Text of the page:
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Thursday, May 23, 2024

US Embassy resorts to damage control

The US Embassy in Oslo has publicly ignored embarrassing remarks about Norway made by its incoming ambassador,  George James Tsunis. Behind the scenes, though, embassy staff reportedly has been taking damage control measures, after Tsunis offended Norway’s Progress Party and the Norwegian government in which it sits during his US Senate confirmation hearings.

More than 50 locally hired employees at the US Embassy in Oslo are under investigation for gross tax evasion, after failing to declare their embassy incomes or pay tax. The alleged evasion was aided by the fact that the embassy itself refuses to report what it pays its employees to Norwegian tax authorities, and thereby also avoids paying Norway's employer taxes because of its diplomatic immunity. PHOTO:
Staff at the US Embassy reportedly have expressed that offensive remarks made by the man nominated to be their next ambassador were regrettable, and did not reflect the attitudes of US officials either at the embassy or in Washington. PHOTO:

TV2 reported over the weekend that an unnamed embassy representative had confirmed to TV2 that embassy staff had conducted several “private conversations” with officials both within the Norwegian government and within the Progress Party (Fremskrittspartiet, Frp). The conversations took place after Tsunis made some major blunders under questioning at his confirmation hearing earlier this month: Tsunis referred to the Progress Party as part of “fringe elements” that “spread their hatred” but are quickly denounced by most Norwegians.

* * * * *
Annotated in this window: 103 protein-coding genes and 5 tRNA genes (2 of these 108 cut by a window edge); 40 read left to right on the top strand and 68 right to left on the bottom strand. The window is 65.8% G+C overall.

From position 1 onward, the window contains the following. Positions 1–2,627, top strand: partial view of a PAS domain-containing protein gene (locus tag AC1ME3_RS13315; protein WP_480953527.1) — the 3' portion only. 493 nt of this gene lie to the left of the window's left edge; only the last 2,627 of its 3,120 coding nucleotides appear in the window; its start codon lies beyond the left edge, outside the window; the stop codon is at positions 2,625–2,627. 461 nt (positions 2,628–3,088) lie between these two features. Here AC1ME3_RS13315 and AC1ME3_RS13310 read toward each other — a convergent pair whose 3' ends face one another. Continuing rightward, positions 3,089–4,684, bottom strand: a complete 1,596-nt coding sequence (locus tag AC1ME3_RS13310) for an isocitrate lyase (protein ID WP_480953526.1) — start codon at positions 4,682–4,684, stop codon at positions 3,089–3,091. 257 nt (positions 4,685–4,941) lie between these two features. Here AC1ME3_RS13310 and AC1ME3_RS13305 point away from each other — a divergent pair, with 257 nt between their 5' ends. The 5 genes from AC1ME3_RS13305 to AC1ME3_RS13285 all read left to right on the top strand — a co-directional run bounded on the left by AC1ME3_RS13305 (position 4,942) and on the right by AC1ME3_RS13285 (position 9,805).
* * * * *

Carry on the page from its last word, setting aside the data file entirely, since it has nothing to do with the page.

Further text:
Tsunis just as quickly corrected himself after he was rebuked by US Senator John McCain, who noted that the party was part of government and clearly hadn’t been denounced. Party officials in Norway, meanwhile, didn’t take kindly to being branded as an “anti-immigrant” party or a “fringe element” by either McCain or Tsunis, and some party officials demanded an apology.

They seem to have received one, if not from US President Barack Obama who nominated Tsunis, but from embassy officials who, according to TV2, privately have stressed to party and government officials that the US has “excellent relations” with both the Norwegian government and the Progress Party.

TV2 reported that the embassy expressed in the “private conversations” that Tsunis’ remarks amounted to an episode that was both “uncomfortable” and “regrettable,” and one they gladly would have avoided. They reportedly stressed that Tsunis’ remarks did not represent either the attitudes of the US Embassy in Oslo or US authorities in Washington DC.

Kristian Norheim, a Member of Parliament and international secretary for the Progress Party, confirmed he has “been in dialogue” with the embassy since the hearing and told TV2 there was “no doubt” that Tsunis’ remarks were problematic. “The embassy therefore had a need to clarify that they also think this was an uncomfortable episode,” Norheim told TV2.

Norheim’s party colleague Jan Arild Ellingsen, who demanded an apology from Obama himself last week, said that Tsunis clearly needs to undergo some “adult education” and that both he and other party members would welcome him to a meeting at the parliament, assuming the senate goes through with his confirmation as ambassador. staff



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